Last night (or really early this morning at about 2:15) when I went inside the hotel to brush my teeth and get ready for bed, I saw that all of the young women who were going to be horseback riding in the morning dancing in the dining room. I went in to see if I could get a photo of them. But one of the women said that I could not post their photo, but they wanted me to dance with them. So at 2:30 this morning I was dancing with about 15 women. What a blast. Then when I came outside to get into the van, I saw my first Icelandic sunrise.
I was so wired that it took a bit to get to sleep so I slept in a bit this morning (no surprise). We didn’t get going on our drive to Arnarstapi until after 10:30. The views along the road were stark and stunning.
As we were driving along the road we saw about 5 or 6 people taking photos by a lake. Elaine turned the car around and dropped me off to see what was going on. I actually almost got wiped out by a car coming the other direction as I crossed the road behind the campervan. That really took my breath away. There were several people who all had huge camera lenses and were photographing a bird in the water. I was so excited to actually get one half decent shot myself. This is some kind of a loon.
As I was walking back to the camper, I saw this beautiful rock. I think it looks like a fabulous painting.
We drove on for a while and then decided to turn into a driveway to see a church near a house and a cemetery. There was an Oyster Catcher on the path. We learned that in Iceland they are called Tjaldur.
Along the road a bit further we came across another group of cars parked. The sign said Rauðfeldsgjá I read that on the Eastern side of the mountain known as Botnsfjall, there is a massive natural crack that doesn’t immediately seem to be accessible from the ground. However, if we walked up closer to the base of the mount it would become clear that the nearby stream is actually issuing from the fissure, and there is ample room for a human to get into the crack. The gorge extends inside the Rauðfeldsgjá fissure for a ways until it narrows near to from where the stream is issuing. Within the split, the walls are covered with vibrant green moss and the imposing cliff walls looming on either side provide a truly unique sense of the sprawl and majesty of Iceland’s natural terrain. So of course we had to park and walk up to see it.
As we walked on the rocks through the stream, we sometimes had to hold onto the walls to keep from slipping.
It was well worth the trip walking all the way to the back.
When I reached the back of the fissure, I could look up and see the sky.
What a great side trip.
Then we drove on to Arnarstapi or Stapi which is a small fishing village at the foot of Mt. Stapafell between Hellnar village and Breiðavík farms on the southern side of Snæfellsnes. You can see Snæfellsjökull from the town. This is the view of the glacier that we saw as we drove along the road. It is widely visible even from Keflavik Airport and Reykjavik.
The glacier’s highest peak is 1,446 meters. Locals believe that great forces flow from the glacier and the myth has inspired many novelists and poets.
There is a huge statue of Bárður Snæfellsás near the water at the end of this small village or hamlet which was created by Ragnar Kjartansson one of Iceland most renowned sculptures. The statue is his interpretation of the giant character, Bárður Snæfellsás, that dominates the area around Snæfellsjökull glacier. There are many sagas told in Iceland. This is one of them.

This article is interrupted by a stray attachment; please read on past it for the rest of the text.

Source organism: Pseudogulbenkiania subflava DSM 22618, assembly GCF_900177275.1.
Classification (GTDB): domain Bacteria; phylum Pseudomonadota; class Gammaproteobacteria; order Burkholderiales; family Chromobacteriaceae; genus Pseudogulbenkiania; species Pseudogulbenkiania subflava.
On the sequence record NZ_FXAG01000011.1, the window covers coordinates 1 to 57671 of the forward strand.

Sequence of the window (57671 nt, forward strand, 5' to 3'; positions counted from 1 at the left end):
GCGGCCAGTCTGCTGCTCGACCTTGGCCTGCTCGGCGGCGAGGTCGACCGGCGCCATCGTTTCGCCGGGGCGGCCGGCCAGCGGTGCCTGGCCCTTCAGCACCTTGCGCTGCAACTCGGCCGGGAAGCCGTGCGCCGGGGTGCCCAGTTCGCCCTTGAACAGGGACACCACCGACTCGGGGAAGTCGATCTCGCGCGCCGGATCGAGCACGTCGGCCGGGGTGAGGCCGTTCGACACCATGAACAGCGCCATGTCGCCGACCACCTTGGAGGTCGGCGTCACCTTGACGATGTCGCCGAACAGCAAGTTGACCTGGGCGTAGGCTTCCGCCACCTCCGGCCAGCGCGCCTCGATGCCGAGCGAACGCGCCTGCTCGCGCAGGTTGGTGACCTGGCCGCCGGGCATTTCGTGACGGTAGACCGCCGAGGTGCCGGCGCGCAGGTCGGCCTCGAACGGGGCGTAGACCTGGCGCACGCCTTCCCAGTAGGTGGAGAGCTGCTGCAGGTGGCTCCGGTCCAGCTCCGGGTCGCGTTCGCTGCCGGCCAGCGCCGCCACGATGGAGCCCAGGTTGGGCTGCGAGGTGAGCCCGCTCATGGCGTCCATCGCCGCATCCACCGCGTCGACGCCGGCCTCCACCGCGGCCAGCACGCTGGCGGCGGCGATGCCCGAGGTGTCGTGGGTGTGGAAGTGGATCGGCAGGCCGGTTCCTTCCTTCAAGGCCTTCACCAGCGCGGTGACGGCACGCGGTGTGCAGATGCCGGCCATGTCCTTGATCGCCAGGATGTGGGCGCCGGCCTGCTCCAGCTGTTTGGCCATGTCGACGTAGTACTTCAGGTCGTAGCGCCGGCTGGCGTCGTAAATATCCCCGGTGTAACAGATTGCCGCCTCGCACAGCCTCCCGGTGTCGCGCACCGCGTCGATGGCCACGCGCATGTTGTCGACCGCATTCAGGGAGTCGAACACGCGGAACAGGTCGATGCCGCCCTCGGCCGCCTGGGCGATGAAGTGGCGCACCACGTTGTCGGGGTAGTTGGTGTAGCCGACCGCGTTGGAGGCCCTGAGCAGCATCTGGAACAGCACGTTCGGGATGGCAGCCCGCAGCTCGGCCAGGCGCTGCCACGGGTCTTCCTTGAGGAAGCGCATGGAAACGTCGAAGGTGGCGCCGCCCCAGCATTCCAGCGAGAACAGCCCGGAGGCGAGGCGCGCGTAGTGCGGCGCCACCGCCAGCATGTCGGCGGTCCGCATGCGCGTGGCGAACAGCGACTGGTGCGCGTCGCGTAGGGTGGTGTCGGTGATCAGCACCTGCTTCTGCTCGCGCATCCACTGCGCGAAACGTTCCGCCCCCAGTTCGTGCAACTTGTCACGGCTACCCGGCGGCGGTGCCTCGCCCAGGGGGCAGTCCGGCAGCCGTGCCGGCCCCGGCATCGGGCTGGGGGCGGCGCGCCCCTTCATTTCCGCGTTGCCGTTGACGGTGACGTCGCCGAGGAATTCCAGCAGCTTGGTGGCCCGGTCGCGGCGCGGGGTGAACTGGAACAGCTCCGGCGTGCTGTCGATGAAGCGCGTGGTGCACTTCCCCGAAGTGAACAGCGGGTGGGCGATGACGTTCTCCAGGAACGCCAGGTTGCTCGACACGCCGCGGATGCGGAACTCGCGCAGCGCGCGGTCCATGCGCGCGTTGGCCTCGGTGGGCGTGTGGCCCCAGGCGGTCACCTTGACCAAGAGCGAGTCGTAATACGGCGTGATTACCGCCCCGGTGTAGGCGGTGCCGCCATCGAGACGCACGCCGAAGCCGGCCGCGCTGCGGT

Bárður is known as an extraordinary being from the time of settlement in Iceland. His story was written in Medieval times in the fifteenth century and is part of the Icelandic Sagas. His mother was one of the tallest and most beautiful women in her days, but his father Dumbur was a half-giant or a half-troll. Bárður was also considered extremely handsome with a large presence. In his youth, he was fostered by Dofri, the mountain-dweller, of Dovrefjell in Norway and received an excellent education and training. Bárður married Dorfi’s daughter Flaumgerður and had three tall and beautiful daughters by her. Like he, she also had a human mother. After she had passed away he married Herþrúður his second wife who was human; he had six more daughters by her.
Along with his wife and daughters and some friends, Bárður emigrated to Iceland and settled at Djúpalón on the south coast of the Snæfellsnes Peninsula. Bárður’s half brother Þorkell also emigrated with his family and settled at Arnarstapi. They were fleeing the tyranny of Harald, the king of Norway. His brother Þorkell had two sons, Sölvi, and Rauðfeldur.
Following an altercation after a rather dangerous prank played on Bárður’s daughters by the half-brother’s sons, Bárður was provoked to a point of uncontrollable anger. An event that made him extremely depressed and totally loose his mind in the end. Finally, he gave away all his land and all his earthly belongings and vanished into the Snæfellsnes Glacier. In the glacier, rumor has it, that he built an ice cave more in line with his troll or giant side. There, he became known as the Guardian Spirit of Snæfell as the locals worshiped him and looked at him as their savior. For centuries, they would call upon him in times of hardship and trouble. Bárður wandered the region wrapped in a gray cowl held together by a walrus-hide rope. In his hand was a cleft staff with a long and thick gaff for mounting the glacier.
Bárður’s cave is still in situ, and his story is a timeless, fantastic read. It is, of course, a true story written about events that occurred in Iceland more than eleven hundred years ago, written about six hundred yers ago. Many names of many places in the area around Snæfellsjökull glacier are related to Bárður Snæfellsás and his story.